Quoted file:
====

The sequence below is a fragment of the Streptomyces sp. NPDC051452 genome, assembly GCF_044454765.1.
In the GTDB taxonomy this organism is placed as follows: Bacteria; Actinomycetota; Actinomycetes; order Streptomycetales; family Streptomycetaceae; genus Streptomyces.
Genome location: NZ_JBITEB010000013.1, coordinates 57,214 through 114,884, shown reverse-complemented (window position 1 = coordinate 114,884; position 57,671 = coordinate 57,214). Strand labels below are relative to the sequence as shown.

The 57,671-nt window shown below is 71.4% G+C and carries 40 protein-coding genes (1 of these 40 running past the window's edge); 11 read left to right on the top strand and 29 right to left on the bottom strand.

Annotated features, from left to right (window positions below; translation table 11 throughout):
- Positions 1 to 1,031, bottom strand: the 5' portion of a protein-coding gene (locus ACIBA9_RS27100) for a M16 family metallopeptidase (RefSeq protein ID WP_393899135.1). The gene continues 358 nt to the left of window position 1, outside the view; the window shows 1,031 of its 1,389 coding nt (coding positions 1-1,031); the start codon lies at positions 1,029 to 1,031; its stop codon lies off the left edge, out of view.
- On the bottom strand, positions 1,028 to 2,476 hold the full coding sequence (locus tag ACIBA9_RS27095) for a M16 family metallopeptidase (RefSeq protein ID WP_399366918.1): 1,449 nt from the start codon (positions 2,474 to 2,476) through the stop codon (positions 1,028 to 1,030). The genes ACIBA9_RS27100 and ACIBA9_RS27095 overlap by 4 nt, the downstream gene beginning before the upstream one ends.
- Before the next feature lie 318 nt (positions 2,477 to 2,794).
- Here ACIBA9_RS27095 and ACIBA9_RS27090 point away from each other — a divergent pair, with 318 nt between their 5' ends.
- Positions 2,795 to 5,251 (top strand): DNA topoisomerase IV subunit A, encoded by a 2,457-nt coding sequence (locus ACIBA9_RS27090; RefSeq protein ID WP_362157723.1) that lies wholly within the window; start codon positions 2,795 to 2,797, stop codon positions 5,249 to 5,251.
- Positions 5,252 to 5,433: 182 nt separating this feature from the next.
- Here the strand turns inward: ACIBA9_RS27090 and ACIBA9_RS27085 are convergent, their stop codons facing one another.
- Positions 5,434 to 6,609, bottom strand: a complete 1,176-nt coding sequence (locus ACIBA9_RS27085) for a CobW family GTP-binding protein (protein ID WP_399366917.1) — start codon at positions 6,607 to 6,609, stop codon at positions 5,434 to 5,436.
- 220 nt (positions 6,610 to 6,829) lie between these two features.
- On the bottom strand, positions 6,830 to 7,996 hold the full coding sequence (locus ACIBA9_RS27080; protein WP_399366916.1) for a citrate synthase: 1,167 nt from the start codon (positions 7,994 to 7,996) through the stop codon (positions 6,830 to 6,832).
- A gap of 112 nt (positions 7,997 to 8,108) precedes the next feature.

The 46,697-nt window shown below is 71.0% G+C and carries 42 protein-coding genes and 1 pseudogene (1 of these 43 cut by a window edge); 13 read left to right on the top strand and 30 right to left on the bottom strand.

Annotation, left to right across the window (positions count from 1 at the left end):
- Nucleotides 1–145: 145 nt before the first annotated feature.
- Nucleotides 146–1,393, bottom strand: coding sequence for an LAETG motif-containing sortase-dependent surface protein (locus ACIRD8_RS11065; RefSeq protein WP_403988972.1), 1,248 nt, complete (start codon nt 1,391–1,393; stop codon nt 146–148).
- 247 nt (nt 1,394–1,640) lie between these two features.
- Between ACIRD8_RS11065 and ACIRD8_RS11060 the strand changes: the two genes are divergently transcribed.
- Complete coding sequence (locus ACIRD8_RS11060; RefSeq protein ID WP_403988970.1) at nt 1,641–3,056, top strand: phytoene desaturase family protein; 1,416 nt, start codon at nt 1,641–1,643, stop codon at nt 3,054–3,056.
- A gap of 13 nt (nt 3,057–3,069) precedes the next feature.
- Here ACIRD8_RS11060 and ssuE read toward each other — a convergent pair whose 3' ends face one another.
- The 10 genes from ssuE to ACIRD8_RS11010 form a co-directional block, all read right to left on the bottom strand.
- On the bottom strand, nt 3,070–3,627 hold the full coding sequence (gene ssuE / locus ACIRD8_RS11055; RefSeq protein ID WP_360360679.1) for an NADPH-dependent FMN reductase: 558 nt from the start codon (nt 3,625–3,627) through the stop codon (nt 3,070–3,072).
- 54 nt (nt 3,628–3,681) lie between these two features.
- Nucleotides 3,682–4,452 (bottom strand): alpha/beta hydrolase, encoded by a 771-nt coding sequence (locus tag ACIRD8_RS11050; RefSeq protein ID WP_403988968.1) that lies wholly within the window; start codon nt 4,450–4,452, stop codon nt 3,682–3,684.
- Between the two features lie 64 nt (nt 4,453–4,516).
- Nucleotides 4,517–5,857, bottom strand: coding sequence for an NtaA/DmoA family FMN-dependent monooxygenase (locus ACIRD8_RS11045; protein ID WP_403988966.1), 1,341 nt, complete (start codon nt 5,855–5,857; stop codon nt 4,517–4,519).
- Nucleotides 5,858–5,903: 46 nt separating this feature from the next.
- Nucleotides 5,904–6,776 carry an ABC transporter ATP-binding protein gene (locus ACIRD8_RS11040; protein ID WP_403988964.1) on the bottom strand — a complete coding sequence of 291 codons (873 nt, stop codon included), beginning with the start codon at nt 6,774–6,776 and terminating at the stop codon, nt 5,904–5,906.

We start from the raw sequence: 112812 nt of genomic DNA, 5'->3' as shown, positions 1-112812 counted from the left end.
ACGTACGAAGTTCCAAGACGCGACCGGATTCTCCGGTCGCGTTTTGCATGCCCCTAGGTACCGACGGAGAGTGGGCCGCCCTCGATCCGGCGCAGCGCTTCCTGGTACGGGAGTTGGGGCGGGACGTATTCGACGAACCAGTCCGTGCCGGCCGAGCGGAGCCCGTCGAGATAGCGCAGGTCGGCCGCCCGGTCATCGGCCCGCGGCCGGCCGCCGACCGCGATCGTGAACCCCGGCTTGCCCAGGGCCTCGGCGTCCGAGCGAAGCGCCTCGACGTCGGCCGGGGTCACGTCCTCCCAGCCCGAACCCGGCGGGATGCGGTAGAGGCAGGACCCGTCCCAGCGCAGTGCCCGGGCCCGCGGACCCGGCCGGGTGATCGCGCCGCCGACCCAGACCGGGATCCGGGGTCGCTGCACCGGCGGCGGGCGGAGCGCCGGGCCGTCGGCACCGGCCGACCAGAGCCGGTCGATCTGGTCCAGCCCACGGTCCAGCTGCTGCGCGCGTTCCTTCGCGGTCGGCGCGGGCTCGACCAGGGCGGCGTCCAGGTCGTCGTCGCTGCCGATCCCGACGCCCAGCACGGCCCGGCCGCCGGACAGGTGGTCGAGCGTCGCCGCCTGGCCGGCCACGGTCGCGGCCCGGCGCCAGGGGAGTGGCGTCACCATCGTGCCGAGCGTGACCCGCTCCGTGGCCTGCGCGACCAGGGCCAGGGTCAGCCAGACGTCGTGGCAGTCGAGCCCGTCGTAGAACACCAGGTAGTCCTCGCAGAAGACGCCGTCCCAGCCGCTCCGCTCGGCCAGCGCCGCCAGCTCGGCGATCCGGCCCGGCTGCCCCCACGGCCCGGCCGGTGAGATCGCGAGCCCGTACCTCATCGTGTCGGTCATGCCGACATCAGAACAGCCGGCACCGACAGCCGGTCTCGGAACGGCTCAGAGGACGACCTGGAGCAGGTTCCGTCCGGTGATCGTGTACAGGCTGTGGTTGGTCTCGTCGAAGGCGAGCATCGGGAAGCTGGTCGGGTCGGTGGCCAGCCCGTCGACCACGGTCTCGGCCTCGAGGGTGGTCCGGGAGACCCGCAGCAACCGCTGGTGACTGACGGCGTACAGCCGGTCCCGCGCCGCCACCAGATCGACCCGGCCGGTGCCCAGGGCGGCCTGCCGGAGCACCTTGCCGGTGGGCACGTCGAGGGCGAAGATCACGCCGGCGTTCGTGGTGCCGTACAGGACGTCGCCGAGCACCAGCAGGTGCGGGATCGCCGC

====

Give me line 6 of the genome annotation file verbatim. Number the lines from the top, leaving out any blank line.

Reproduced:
- Positions 1 to 1,031, bottom strand: the 5' portion of a protein-coding gene (locus ACIBA9_RS27100) for a M16 family metallopeptidase (RefSeq protein ID WP_393899135.1). The gene continues 358 nt to the left of window position 1, outside the view; the window shows 1,031 of its 1,389 coding nt (coding positions 1-1,031); the start codon lies at positions 1,029 to 1,031; its stop codon lies off the left edge, out of view.